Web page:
A monoglyceride is a type of glyceride molecule, also known as a lipid or fat. It can come from plant oils or animal fats, and it can also be manufactured synthetically. Monoglycerides are added to processed food to act as emulsifiers, which means they bind liquids that don’t blend easily, such as oil and vinegar. They can be found on the ingredient list of many processed sweets, including baked goods, gum, and ice cream, and labeled as simply monoglycerides or as monoacylglycerols.
There are three types of glycerides, each of which consists of one or more chains of fatty acids bonded to a glycerol: monoglycerides, diglycerides, and triglycerides. Whereas a triglyceride is made up of three fatty acid chains and a glycerol, a monoglyceride is distinguished by the fact that it has only one fatty acid chain in its molecule. It can be produced by synthetic means, but it also can be created by breaking down a triglyceride, which is chemically the same, and removing two of its fatty acids.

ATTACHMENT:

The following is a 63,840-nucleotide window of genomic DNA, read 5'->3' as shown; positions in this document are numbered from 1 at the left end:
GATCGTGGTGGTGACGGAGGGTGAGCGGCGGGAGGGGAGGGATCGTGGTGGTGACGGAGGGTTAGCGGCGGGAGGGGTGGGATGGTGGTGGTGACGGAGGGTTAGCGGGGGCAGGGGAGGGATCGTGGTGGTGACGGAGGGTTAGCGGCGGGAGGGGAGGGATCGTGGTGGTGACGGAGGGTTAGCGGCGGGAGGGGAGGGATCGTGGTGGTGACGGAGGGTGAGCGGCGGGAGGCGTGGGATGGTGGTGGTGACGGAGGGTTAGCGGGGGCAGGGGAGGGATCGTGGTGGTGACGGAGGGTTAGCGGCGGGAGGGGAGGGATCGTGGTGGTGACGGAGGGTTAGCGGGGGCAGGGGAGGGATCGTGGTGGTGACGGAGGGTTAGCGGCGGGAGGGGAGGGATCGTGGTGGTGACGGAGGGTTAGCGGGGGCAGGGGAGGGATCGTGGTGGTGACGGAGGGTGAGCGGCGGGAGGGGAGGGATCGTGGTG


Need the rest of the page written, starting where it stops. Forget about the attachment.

Unlike triglycerides, which are found in vegetable oil and animal fats and associated with an increased risk for cardiovascular disease, monoglycerides and diglycerides make up a very small percentage of the fats that humans consume. All glycerides have an identical caloric value of 9 calories per gram, but because this type are added to foods in such minute amounts, they do not contribute nearly the number of fat calories that the triglycerides found in oils and butter do. As such, they are not on their face considered to pose a health risk, but they have no known health benefits, either.
A monoglyceride as a food additive is both an emulsifier and a binder, meaning that it helps to combine fatty liquids like oils with water-based liquids as well as prevent the two from separating. An example can be seen in peanut butter. Natural peanut butter, which is made using only peanuts and sometimes salt, separates as the oil rises to the top. Processed peanut butter has an even consistency thanks to the addition of these molecules.
Similarly, they can act as a thickener in baked goods. When added to bread, monoglycerides help to increase the mass, resulting in a larger loaf. They also affect the texture of baked goods, making them not denser but lighter, softer, and fluffier. In addition, they are an important component of chewing gum. Not only do they lend a softer texture to the gum base, but they are the ingredient that delays the loss of flavor from the gum, making it possible to chew longer.